INDIANAPOLIS (WISH) — The Indianapolis Metropolitan Police Department is kicking off a new pilot program.
Twelve officers will start wearing body cameras during their shifts. It’s estimated that each camera costs around $800.
Outfitting officers with the body cameras is part of a national push to document officer interactions with residents while working the beat. The cameras come after several high profile national cases where people were killed in police custody.
Michael Brown, an unarmed teen, was shot and killed by Officer Darren Wilson in Ferguson, Missouri. Then in New York, Eric Garner died after NYPD Officer Daniel Pantaleo placed Garner in a choke hold. Despite the incident being caught on camera, a grand jury decided not to charge Pantaleo.
Here locally, there are several unanswered legal and financial questions on if the camera pilot program will work.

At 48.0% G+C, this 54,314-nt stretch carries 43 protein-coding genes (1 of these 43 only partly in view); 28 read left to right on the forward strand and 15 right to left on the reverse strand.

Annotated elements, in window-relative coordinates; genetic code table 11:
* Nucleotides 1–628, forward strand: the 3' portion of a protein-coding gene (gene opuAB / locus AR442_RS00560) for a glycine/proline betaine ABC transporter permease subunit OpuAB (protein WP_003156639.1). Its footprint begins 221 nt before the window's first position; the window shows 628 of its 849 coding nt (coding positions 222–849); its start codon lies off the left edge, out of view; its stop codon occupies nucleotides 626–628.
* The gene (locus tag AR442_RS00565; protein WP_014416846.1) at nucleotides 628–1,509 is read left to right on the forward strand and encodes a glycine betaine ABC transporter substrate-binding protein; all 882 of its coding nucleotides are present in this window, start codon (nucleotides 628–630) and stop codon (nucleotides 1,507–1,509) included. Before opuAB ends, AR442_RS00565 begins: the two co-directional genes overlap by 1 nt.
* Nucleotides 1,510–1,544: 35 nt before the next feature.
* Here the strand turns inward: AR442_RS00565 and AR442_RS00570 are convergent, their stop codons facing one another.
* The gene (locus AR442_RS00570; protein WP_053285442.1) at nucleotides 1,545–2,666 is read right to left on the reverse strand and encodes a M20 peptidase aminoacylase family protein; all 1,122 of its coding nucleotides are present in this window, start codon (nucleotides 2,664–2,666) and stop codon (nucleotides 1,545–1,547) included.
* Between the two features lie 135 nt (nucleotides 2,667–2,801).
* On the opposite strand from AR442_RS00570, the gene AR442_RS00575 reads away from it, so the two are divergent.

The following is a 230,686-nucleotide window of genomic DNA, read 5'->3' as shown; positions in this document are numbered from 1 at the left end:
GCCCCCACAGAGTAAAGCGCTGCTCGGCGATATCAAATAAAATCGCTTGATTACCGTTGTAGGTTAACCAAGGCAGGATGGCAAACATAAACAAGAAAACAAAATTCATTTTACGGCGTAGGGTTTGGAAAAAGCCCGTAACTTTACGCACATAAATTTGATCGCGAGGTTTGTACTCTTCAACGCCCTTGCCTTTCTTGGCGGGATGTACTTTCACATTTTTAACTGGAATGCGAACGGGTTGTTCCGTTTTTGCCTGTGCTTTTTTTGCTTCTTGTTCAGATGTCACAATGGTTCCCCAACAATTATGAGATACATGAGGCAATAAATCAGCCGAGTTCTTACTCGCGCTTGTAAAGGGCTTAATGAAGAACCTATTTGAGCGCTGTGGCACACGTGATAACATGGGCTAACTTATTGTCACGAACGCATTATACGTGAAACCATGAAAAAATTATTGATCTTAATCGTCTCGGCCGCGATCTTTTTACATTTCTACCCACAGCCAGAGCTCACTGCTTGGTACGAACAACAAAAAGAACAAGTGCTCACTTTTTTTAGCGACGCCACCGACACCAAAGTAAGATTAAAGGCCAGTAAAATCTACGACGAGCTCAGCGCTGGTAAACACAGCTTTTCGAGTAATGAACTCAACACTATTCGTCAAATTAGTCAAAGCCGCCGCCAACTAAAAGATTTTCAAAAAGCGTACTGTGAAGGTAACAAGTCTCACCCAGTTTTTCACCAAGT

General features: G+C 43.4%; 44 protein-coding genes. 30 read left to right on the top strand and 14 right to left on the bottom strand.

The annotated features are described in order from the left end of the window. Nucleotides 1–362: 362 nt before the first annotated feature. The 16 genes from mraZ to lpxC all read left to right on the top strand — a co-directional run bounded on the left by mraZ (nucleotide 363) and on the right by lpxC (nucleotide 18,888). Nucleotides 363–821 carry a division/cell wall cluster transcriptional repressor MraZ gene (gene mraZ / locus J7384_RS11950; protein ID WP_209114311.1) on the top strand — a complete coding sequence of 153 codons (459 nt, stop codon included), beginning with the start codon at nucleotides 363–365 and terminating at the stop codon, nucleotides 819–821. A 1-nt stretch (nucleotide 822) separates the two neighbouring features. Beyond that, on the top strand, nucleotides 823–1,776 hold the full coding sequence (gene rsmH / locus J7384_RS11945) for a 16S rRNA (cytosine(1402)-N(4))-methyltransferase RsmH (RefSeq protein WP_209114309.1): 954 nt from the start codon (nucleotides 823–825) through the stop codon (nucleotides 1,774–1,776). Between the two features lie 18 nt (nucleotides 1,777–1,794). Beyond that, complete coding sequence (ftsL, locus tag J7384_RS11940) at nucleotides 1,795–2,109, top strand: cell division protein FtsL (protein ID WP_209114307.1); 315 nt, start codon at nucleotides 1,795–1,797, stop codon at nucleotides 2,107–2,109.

24-Hour News 8 has learned that the footage taken during this trial period will be used as evidence for possible criminal cases. Another obstacle IMPD will try to determine is if residents want the cameras.
“Cameras are going to be in the neighborhoods and also in homes,” said IMPD Deputy Chief Brian Mahone. “We have to make sure the people of Indianapolis want these cameras as part of their police force.”
According to IMPD Lt. Mark Wood, the cameras could work to dispel claims of police brutality, and it could also work to prove claims against officers as well.
“I think it is everybody’s benefit,” said Wood.
The cameras can hold 12 hours worth of video and can be downloaded in 5 to 8 minutes. It’s estimated it could cost IMPD about $3 million to outfit the whole department with the cameras. The cameras are only on a trial for the next 60 days. Currently the cameras are being used mainly in the traffic department.